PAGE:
Conversations about the LCS, even among professional Navy officers, often seem to equate the LCS to PT boats from WWII. I don’t know about any official Navy position (I doubt they have any official position!) but many Navy leaders seem to believe that the LCS can operate like a PT boat – skulking about concealing islands and shorelines, springing forth to deliver salvoes of death and destruction, and then vanishing back into the littorals to repeat the cycle, impervious to enemy detection or retaliation.
“It can hide behind islands and in shallow waters, sniping at the enemy fleet — much like the PT boats of World War II …” (1)
Referring to operations in the
South China Sea and surrounding areas,
“With 50,000 islands for LCS to hide among, “good luck finding me,” Gabrielson said. “I know I’m going to be able find you…and I’m going to hurt you.” (1)
What an appealing and, dare I say it, romantic notion? This kind of naval guerilla warfare tugs at the heartstrings of Americans and appeals to our notion of heroic naval combat.
If we could rejoin reality for a few moments, though, let’s look at what the WWII PT boat really was, how effective it was, how it was used, and what lessons it offers us today.
What was a PT Boat? Without boring you with specifications that are easily found on the Internet, in its original form the PT boat was a very heavily armed and very fast boat that was designed to sink larger enemy ships. This is almost exactly today’s distributed lethality concept, isn’t it? The PT boats were an expedient stopgap measure that, it was hoped, could provide cheap naval firepower to some extent until we were able to ramp up actual warship production.
|Restored PT Boat|
How effective was the PT boat? Relative to its original anti-ship function, the PT boat was almost totally ineffective. As far as I know, of the several hundred PT boats that served, there were only a very small handful of successful anti-ship attacks and many/most of those were found to have been false claims after the war. I would estimate that there were perhaps a half dozen successful attacks.
As the war went on, the PT boat found other roles for which it was better suited and proved far more successful. The two notable roles were early warning and barge-busting.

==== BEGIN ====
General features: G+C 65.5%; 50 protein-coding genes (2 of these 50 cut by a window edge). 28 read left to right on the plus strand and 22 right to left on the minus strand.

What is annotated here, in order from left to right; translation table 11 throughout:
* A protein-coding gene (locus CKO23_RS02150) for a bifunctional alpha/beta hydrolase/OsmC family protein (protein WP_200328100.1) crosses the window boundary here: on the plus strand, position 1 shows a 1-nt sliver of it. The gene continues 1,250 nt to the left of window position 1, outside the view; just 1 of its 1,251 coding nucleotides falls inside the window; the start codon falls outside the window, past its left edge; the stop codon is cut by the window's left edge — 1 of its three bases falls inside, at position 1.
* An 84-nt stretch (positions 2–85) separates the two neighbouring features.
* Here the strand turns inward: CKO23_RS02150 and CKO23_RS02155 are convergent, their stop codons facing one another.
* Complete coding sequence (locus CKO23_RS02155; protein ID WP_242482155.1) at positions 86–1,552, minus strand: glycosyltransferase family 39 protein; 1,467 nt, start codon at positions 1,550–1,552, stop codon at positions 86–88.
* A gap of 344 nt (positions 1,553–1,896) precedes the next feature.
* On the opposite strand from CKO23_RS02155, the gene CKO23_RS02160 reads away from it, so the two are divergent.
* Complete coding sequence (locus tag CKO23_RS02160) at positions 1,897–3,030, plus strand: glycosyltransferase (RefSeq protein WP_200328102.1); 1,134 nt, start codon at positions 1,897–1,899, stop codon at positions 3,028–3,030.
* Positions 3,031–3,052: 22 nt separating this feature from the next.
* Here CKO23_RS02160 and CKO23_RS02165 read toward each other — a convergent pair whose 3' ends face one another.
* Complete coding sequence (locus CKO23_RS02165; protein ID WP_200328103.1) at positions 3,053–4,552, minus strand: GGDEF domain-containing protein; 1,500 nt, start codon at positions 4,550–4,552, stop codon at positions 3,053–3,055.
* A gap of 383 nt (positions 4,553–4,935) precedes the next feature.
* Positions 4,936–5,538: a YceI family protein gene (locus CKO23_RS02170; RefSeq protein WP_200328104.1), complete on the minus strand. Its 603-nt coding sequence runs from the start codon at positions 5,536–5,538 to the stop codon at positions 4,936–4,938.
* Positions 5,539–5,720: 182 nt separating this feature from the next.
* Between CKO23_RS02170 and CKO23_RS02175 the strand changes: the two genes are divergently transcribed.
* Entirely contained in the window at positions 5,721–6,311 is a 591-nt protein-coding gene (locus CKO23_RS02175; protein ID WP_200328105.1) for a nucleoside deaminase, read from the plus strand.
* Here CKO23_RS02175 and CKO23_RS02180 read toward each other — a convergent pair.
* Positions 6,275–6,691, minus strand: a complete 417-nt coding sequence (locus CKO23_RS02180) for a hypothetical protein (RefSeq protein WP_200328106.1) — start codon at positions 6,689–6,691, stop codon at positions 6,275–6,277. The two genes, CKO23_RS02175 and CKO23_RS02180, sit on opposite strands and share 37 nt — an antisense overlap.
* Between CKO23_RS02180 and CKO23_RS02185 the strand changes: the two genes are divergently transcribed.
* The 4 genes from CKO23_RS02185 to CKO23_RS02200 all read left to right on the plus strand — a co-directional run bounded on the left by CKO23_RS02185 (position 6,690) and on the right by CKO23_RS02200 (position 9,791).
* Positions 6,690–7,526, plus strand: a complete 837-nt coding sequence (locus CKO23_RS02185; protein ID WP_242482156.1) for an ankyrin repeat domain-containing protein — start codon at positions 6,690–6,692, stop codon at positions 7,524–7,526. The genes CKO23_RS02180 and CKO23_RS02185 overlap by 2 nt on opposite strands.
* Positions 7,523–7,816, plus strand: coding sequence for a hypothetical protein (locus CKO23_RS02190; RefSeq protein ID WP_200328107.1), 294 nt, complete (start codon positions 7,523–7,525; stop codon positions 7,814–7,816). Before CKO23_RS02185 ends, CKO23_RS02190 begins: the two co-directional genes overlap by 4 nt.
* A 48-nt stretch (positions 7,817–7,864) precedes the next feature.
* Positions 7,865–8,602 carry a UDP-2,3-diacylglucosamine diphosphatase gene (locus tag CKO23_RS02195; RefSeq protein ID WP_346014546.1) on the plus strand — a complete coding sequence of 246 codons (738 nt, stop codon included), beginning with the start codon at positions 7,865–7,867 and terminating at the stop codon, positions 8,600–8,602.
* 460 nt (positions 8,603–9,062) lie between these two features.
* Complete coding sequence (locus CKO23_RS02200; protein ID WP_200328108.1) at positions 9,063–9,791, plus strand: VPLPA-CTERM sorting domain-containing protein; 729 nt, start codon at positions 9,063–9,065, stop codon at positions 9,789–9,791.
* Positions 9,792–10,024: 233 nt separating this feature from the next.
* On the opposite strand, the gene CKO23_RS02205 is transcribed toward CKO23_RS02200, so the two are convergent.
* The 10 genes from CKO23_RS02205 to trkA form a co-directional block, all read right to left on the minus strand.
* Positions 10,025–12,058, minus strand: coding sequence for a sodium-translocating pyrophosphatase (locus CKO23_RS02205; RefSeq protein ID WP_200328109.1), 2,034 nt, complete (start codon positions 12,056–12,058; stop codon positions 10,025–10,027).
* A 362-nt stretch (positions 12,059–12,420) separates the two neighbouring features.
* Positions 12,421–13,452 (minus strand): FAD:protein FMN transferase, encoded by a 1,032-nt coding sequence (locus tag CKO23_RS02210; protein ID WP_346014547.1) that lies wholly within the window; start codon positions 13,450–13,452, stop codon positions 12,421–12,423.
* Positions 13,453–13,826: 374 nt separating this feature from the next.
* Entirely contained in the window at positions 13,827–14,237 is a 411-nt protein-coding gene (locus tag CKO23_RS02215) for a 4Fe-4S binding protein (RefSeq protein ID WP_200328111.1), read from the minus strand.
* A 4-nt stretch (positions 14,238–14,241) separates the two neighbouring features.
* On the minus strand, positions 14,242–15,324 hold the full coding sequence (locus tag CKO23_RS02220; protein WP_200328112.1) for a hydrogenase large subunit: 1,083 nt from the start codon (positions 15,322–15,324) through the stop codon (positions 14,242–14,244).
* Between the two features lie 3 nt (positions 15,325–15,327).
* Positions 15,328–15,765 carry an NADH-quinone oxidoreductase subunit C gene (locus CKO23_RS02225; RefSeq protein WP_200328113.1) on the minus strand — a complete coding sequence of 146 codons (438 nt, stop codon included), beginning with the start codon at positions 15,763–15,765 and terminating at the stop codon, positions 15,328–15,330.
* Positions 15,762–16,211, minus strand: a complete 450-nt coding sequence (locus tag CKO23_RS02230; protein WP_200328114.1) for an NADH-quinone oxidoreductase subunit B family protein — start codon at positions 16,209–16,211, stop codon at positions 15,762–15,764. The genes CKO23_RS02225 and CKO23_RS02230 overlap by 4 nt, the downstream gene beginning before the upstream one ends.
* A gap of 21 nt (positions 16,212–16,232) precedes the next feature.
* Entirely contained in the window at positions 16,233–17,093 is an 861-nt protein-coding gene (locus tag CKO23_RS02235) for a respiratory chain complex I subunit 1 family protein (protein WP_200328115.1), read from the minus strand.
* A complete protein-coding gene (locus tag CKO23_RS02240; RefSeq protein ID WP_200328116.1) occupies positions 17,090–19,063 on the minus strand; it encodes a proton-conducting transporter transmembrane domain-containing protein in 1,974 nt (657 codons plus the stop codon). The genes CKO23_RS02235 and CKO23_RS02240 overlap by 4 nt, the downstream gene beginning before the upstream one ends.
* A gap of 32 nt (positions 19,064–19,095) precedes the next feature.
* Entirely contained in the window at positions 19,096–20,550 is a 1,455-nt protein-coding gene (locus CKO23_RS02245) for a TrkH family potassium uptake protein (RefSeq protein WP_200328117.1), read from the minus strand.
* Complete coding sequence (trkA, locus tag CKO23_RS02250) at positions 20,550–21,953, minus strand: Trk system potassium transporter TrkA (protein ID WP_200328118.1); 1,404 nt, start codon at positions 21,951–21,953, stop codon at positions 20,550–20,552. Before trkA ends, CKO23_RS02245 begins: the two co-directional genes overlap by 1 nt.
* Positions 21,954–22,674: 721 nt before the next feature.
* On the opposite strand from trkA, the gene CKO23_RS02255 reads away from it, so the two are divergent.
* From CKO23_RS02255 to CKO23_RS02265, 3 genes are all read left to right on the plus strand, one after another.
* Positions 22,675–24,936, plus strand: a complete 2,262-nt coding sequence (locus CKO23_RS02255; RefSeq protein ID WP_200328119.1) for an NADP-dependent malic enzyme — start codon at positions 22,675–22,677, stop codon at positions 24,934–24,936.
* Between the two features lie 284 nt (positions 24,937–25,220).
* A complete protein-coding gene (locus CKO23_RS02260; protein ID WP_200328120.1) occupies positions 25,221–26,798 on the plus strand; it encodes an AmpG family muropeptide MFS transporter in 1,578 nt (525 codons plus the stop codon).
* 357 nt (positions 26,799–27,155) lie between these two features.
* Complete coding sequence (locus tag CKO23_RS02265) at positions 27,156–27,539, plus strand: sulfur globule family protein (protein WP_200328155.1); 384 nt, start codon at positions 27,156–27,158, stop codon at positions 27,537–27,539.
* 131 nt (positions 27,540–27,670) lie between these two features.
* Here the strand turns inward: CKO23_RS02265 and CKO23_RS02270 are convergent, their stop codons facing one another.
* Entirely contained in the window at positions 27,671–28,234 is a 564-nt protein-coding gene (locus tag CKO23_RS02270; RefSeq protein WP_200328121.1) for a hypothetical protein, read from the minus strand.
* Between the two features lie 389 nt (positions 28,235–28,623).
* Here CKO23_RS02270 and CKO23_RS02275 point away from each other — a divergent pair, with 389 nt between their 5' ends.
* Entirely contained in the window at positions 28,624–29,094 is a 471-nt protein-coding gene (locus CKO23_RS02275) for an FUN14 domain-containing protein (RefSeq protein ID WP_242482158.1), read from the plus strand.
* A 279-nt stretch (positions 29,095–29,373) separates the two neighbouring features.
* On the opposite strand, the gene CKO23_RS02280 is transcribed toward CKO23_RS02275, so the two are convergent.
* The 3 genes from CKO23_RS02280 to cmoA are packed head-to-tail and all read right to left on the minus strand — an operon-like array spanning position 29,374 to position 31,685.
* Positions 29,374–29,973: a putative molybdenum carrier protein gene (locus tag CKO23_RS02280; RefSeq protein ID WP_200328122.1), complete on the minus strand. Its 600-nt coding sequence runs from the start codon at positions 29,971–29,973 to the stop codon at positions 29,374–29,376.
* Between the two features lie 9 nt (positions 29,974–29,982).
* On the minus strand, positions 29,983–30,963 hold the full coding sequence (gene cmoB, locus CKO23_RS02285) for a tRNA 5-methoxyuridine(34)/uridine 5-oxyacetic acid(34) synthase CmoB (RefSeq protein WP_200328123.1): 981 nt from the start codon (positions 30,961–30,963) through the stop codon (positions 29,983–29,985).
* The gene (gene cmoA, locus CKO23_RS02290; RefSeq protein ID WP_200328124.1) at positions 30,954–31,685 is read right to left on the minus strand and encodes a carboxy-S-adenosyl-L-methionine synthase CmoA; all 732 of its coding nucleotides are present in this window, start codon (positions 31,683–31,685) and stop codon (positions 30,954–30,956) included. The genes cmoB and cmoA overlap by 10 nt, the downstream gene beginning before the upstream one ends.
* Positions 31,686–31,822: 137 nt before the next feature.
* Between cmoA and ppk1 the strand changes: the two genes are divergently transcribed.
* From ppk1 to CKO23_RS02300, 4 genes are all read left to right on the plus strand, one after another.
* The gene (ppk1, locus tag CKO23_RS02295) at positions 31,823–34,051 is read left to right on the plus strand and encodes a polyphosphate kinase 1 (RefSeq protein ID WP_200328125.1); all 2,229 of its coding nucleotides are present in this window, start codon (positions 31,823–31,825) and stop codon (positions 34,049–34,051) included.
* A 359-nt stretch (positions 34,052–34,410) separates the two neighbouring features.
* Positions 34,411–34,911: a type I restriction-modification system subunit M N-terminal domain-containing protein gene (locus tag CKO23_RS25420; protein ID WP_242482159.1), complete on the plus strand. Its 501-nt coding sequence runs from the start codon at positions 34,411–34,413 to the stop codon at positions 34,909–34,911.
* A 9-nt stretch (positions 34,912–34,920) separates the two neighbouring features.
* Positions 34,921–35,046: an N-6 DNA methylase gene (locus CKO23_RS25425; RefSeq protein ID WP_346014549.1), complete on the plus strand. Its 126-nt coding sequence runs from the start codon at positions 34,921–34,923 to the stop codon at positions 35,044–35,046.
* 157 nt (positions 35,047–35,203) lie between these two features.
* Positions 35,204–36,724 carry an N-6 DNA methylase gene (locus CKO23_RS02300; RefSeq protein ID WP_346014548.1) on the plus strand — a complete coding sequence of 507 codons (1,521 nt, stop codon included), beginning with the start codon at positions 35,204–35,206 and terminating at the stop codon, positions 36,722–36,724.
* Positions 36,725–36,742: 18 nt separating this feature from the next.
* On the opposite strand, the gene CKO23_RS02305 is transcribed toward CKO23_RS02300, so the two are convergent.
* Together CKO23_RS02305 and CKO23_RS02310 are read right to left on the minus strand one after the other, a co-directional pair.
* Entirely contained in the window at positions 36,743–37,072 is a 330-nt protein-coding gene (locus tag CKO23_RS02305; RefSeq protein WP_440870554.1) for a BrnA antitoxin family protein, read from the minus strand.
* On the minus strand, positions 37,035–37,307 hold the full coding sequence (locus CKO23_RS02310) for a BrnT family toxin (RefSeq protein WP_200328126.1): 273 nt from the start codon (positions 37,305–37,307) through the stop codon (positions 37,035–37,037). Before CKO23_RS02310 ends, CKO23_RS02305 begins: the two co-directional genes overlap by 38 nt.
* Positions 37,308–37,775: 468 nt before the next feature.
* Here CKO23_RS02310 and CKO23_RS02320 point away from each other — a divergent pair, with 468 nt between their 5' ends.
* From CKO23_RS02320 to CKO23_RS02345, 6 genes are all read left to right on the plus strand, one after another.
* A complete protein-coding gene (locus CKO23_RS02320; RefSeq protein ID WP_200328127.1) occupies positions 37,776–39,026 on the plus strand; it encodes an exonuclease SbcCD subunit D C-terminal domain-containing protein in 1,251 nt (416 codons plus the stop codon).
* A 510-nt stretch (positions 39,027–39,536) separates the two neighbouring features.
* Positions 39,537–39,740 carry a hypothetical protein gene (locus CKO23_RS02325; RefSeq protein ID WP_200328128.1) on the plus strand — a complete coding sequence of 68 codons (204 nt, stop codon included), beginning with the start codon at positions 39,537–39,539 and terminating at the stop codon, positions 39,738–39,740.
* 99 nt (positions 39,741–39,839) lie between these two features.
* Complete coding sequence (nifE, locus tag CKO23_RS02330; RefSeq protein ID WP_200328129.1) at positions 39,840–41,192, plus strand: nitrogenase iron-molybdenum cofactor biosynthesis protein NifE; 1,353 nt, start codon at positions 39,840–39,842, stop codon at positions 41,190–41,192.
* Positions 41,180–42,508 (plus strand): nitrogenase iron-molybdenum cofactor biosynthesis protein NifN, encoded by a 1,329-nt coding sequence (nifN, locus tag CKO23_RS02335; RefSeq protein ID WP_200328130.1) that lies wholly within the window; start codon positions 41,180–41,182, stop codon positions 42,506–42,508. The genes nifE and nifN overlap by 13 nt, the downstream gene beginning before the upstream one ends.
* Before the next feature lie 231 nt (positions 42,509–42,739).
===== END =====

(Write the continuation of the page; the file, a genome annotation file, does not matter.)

Early Warning – Due to their abundant numbers, PT boats were able to be deployed in strings across possible enemy transit routes and were often able to provide valuable early warning and monitoring of enemy movements. In essence, they acted like a distributed sensor net, as we would refer to it today.
WWII was mainly an “eyeballs” sensor war. Yes, early radar was present and often played a useful role, especially towards the end of the war, but most sensing was via eye. It might be visual sightings from an aircraft, the lookout station on a ship, the periscope of a sub, or the hills of a coast watcher but the prevailing detection method was visual. Aircraft were used to extend the range of our eyeball sensors and, in this role, the PT boat excelled. It was able to extend the range of visual sensing and cover a larger area.
Barge-busting – Later in the war, PT boats were found to be ideal for interdicting resuppy barges. The PT boats were loaded with all manner of ‘gunboat’ weaponry such as 40 mm guns, 37 mm anti-tank cannons, rockets, grenade launchers, etc. Again, the boats were very heavily armed for their size.
Finally, let’s note that, as reported by Wiki, 99 of the 531 PT boats that served in WWII were lost to combat related causes – that’s 19%. Given that many of the boats didn’t really see any significant combat, that loss rate is actually much higher, probably two or three times that among boats that saw significant combat.
How Was the PT Boat Used? Early in the war, the PT boat was used as a stopgap means of applying disproportionately heavy firepower from a cheap, expendable, and inefficient/ineffective platform. It was a necessity born out of our lack of real warships. It achieved very few sinkings although it did cause a fair amount of doubt and confusion among the enemy.
Later in the war, the PT boat was used far more successfully as a remote sensor with strings of PT boats being deployed along/across suspected travel lanes and approaches of enemy shipping. The early warnings that these boats supplied were invaluable.
The barge-busting role provided interdiction of desperation supply efforts and, again, were quite effective.
The PT boats were also used for myriad transport, search and rescue, and patrol functions. The large numbers of boats allowed them to be used for a variety of purposes while still being able to fulfill their main purposes.